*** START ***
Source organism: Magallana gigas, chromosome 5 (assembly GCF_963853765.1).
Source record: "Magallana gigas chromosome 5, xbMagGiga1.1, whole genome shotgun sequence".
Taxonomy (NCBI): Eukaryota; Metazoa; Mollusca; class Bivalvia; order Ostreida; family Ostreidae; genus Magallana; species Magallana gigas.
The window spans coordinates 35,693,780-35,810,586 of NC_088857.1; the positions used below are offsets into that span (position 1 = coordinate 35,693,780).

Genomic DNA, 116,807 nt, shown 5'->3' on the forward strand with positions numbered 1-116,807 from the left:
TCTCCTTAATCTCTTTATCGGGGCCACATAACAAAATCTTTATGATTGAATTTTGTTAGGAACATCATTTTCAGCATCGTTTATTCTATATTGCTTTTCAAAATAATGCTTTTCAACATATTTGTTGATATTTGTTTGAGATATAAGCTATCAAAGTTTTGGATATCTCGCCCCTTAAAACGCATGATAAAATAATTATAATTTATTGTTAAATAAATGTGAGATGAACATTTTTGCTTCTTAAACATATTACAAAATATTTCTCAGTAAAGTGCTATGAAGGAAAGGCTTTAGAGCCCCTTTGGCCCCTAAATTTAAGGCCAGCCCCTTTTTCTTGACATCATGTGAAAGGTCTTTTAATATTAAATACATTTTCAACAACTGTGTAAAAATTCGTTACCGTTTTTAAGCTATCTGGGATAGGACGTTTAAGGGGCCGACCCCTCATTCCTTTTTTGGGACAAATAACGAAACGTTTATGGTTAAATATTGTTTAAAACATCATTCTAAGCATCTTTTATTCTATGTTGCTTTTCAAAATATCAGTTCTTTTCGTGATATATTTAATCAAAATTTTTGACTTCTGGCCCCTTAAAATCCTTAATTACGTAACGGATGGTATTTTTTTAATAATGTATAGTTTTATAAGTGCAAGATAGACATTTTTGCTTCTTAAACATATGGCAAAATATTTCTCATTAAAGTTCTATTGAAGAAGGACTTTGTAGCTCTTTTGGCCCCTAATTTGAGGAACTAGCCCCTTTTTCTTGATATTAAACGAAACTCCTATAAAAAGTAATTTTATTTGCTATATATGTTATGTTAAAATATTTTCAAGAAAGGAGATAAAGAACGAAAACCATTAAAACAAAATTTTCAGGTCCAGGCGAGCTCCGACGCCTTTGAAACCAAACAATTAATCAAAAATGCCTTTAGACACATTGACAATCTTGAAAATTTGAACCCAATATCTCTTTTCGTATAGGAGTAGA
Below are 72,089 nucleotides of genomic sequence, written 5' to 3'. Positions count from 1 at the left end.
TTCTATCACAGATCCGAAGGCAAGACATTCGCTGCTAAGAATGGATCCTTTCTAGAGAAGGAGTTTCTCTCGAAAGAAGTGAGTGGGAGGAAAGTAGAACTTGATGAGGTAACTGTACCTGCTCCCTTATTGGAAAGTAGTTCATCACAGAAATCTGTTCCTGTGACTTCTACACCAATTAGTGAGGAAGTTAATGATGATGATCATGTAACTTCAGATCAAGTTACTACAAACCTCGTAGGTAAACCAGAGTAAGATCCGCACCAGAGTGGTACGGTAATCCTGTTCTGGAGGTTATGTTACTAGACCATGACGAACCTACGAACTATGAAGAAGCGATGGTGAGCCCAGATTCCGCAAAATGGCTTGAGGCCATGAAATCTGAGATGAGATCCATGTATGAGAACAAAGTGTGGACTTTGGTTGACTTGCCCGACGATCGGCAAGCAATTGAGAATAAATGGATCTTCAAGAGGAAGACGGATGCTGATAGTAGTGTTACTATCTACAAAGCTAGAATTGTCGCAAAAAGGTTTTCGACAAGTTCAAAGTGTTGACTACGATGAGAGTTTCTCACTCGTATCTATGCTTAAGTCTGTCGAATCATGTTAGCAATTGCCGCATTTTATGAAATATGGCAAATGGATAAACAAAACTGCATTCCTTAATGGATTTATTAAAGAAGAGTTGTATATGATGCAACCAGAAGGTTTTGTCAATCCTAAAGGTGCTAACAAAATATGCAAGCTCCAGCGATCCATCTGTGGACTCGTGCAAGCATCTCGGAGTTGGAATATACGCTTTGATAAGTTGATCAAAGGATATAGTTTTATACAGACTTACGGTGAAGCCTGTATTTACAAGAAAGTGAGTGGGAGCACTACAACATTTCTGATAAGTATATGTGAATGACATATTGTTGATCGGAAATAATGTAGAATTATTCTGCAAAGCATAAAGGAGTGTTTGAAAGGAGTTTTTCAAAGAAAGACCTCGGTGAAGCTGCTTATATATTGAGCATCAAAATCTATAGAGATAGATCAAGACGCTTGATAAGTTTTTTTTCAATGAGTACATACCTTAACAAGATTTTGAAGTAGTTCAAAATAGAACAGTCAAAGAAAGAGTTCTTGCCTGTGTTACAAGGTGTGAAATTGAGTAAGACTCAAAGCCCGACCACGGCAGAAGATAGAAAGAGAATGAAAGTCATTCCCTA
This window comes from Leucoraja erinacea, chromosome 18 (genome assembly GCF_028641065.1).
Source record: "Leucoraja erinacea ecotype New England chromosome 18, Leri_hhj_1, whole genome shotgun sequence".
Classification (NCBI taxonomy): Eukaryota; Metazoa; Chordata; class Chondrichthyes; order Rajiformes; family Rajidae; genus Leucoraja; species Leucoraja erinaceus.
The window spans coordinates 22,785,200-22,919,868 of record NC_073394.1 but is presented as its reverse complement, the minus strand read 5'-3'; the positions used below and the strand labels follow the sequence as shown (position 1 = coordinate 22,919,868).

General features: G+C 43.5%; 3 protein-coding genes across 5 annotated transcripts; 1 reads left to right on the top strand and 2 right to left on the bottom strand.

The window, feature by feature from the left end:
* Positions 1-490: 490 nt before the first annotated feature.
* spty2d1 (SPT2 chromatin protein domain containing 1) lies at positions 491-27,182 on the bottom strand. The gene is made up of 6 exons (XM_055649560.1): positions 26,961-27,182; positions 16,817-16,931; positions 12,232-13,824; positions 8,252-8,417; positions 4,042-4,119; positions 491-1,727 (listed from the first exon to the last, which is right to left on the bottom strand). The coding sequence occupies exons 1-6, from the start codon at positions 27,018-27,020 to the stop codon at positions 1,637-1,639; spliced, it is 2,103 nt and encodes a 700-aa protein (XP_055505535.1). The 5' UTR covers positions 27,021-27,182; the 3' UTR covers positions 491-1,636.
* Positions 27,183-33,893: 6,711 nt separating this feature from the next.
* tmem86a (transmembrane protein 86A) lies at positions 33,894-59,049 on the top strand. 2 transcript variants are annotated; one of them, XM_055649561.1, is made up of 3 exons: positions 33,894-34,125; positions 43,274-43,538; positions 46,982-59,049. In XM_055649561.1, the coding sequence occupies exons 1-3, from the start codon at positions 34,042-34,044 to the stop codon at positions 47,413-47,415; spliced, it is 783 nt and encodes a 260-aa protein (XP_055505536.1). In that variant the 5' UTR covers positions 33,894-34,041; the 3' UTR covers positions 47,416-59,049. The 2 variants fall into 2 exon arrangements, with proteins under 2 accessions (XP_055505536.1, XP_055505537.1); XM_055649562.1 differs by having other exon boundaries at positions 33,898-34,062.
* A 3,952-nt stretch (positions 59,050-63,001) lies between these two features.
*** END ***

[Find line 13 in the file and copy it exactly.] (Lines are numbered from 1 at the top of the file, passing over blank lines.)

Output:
General features: G+C 43.5%; 3 protein-coding genes across 5 annotated transcripts; 1 reads left to right on the top strand and 2 right to left on the bottom strand.